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Molecule may be the secret to treating osteoarthritis

July 15, 2013

Approximately half of adults will experience osteoarthritis (OA) of the knee by the time they reach 85, according to the Centers for Disease Control, and the condition can create an obstacle in the path toward independent living. However, researchers in the U.K. believe they have discovered that a molecule could hold the key to treating cell death associated with the progression of OA.

The study was conducted by scientists from the University of Manchester and the University of Westminster, who were interested in what impact a protein known as urocortin has on the health of cells in the joints. They found that removing the molecule led to an increase in the death of chondrocyte cells. Conversely, when it was added to cartilage it protected those cells from damage. Researchers believe the findings could open a new door for treating OA.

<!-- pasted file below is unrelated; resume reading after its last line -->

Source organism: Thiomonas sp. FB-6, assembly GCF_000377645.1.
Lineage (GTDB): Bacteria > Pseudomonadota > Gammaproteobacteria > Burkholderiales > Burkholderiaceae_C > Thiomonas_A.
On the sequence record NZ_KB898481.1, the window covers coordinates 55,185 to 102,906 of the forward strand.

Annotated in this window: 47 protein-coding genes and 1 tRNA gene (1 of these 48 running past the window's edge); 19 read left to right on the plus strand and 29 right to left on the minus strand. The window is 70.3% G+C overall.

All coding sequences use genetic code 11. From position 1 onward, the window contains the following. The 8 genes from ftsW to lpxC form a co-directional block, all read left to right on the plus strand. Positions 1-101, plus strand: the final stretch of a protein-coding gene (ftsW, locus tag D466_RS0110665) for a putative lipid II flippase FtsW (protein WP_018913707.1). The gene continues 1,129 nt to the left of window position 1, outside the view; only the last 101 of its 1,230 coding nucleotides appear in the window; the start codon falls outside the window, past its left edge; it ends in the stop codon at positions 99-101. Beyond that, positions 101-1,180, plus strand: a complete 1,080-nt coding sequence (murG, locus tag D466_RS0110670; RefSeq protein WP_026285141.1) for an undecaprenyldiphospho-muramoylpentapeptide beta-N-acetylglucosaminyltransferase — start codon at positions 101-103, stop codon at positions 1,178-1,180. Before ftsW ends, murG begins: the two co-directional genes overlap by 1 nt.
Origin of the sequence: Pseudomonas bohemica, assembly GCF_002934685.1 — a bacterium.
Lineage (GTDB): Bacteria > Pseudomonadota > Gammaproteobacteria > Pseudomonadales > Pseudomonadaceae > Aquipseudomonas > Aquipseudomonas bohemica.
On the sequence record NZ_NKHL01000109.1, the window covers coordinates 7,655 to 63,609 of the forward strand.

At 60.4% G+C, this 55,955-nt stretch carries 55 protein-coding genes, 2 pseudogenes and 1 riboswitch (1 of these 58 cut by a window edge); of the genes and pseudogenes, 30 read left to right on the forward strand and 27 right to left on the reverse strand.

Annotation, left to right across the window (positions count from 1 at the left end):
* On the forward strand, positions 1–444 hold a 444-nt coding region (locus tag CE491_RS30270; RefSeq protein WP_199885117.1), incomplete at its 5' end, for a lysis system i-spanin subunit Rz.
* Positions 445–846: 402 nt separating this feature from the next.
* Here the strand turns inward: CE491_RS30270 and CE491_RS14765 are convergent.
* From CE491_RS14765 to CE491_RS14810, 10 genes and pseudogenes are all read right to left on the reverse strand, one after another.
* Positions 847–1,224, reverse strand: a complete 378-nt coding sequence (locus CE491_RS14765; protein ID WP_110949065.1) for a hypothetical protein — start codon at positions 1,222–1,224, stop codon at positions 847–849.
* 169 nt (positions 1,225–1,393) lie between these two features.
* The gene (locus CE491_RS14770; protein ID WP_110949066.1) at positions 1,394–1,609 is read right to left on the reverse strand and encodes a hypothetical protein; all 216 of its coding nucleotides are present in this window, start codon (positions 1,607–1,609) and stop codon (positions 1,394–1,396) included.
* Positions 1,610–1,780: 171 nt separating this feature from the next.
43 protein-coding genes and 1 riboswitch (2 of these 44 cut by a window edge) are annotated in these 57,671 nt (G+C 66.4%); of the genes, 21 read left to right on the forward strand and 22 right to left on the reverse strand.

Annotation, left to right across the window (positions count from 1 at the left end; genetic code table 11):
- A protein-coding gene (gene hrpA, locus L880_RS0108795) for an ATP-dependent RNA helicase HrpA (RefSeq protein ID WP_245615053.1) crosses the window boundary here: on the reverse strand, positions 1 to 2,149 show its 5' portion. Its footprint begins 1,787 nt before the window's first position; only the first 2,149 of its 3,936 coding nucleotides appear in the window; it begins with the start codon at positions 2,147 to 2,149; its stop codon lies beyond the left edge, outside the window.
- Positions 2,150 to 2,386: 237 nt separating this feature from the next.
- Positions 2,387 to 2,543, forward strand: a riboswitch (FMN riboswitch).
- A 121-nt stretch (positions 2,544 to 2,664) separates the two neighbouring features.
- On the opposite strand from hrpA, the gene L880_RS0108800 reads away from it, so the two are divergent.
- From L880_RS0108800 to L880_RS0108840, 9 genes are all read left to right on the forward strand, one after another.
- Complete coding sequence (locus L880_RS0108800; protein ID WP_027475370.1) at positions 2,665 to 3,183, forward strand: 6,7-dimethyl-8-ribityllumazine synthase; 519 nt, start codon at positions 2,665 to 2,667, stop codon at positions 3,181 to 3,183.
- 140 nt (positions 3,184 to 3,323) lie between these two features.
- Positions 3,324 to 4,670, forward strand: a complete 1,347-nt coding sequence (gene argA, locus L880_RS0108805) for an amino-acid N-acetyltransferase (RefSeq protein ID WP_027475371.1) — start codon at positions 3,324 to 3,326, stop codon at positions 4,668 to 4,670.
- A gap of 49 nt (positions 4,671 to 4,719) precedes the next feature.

"Discovering a role for this naturally occurring molecule in joint physiology opens up exciting new avenues of research towards the cause, prevention and, eventually, treatment of osteoarthritis," study author Dr. Ian Locke said. 

Although it might be some time until these results are implemented, there are still options at your disposal when it comes to reducing pain and discomfort caused by OA. According to the Mayo Clinic, gentle exercise such as walking, biking and swimming can help alleviate symptoms.